In February 1973, England travelled to Dublin to play Ireland in an international rugby match.
While that might not sound particularly remarkable, the English players that came to Ireland during the Troubles were given a standing ovation by the Lansdowne Road crowd, due to the threat they faced from the IRA.
The conflict in Northern Ireland had erupted in 1969 with a series of riots that had broken out across the province and would continue well into the 1990s, until the signing of the Good Friday Agreement.
In the previous Five Nations Championship Wales and Scotland refused to travel to Dublin, resulting in both games being cancelled, ruling out a potential Grand Slam for Ireland, who had beaten both France and England away from home in the previous weeks.
The political tensions were particularly high in 1972, following the massacre of 14 unarmed civilians by British soldiers in the Bogside area of Derry in January that year.
‘Someone else would have gone anyway’
Many expected England to refuse to travel to Ireland, as Scotland and Wales had, but former England captain John Pullin explained that the English RFU was determined to send a team to Ireland.
“It was left up to each individual whether to come or not but I got the impression that they were going to take a team anyhow, whether I went or not. People often ask if pressure was put on me to travel but it was left down to everybody individually.
“On one hand I can say no, there was no pressure but on the other hand there was. I got the distinct feeling that the Rugby Union were going to take a team whether you were in it or not. It was that sort of pressure, indirect, like: ‘do you want to play for England anymore?’
“I was visited at home by the chairman of selectors and, I recall, the president of the Rugby Union…I felt then that they wanted me to go as captain. Someone else would have gone anyway and they were going to bring a team to Dublin come what may,” Pullin told the Irish Times.
Pullin, who was a livestock farmer back home in England, was at first largely unbothered by the trip to Dublin, which he had made a number of times already during his international rugby career.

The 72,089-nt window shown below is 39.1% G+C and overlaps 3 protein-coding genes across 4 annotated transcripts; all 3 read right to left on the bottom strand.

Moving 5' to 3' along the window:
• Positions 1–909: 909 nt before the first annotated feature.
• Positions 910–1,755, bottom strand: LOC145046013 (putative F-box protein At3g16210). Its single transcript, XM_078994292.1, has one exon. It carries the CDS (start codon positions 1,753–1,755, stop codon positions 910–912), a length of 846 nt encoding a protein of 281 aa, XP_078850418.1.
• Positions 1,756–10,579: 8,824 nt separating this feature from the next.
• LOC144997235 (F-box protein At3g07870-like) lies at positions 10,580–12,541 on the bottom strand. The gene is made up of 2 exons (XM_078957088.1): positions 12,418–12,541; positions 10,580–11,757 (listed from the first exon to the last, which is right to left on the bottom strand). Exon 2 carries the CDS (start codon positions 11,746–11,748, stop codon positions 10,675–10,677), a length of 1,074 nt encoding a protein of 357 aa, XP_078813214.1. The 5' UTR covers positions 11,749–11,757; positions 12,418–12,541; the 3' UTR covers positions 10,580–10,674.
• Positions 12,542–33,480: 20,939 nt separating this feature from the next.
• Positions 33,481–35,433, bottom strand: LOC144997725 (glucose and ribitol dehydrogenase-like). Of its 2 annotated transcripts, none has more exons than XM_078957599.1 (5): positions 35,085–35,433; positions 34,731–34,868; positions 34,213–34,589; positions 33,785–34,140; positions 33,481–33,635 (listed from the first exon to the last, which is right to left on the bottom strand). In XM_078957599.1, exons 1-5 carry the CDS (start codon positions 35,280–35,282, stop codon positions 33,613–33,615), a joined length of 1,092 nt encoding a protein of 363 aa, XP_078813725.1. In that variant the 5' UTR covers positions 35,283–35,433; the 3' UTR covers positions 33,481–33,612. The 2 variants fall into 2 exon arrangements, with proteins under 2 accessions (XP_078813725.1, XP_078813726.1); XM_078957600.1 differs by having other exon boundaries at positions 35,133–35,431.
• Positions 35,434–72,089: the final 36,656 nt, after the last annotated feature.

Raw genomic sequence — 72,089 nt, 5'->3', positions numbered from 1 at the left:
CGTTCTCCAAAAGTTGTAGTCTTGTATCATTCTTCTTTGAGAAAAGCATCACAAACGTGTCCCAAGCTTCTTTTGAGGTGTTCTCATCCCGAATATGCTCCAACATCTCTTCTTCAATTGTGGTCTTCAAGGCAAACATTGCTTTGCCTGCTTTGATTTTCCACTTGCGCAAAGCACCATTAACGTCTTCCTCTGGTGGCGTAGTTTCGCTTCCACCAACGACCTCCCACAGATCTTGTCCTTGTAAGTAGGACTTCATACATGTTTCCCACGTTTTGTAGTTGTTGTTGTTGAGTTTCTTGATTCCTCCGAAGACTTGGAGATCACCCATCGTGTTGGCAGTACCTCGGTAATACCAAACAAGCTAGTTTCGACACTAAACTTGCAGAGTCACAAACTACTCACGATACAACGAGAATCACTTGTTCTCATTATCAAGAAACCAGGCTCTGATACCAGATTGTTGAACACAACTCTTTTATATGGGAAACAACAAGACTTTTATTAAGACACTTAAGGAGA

‘There were police all over the place’
However, upon the team’s arrival, the England captain realised the visit would be unlike any of those that came before it.
“You either believed you were safe or not,” says Pullin. “My view was that you’re never completely safe anyway. It wasn’t until we got there and saw the security that it came home to us.
“There was a fair bit of it in the hotel, policemen on the staircase, everywhere really. That’s when you became conscious of it. It was different, yes.
“Normally when we came to Ireland, we’d go down to a little bar, wander around and have a few drinks. I don’t think we did that. We were just stuck in the hotel. There were police all around the place. It was fairly high security. That was obvious,” Pullin explained.
When the England team ran out onto the pitch in Dublin, Taoiseach Jack Lynch and the Lansdowne Road crowd got to their feet to show their appreciation to the English players.
The English captain noted that his side weren’t at their best that day, telling the crowd at the post-match dinner, “We might not be any good, but at least we turned up.”
The tournament was also notable that year for resulting in a five-way tie. Each team had won two and lost two of their fixtures, and as it was before the competition recognised points-difference, all five nations were declared champions.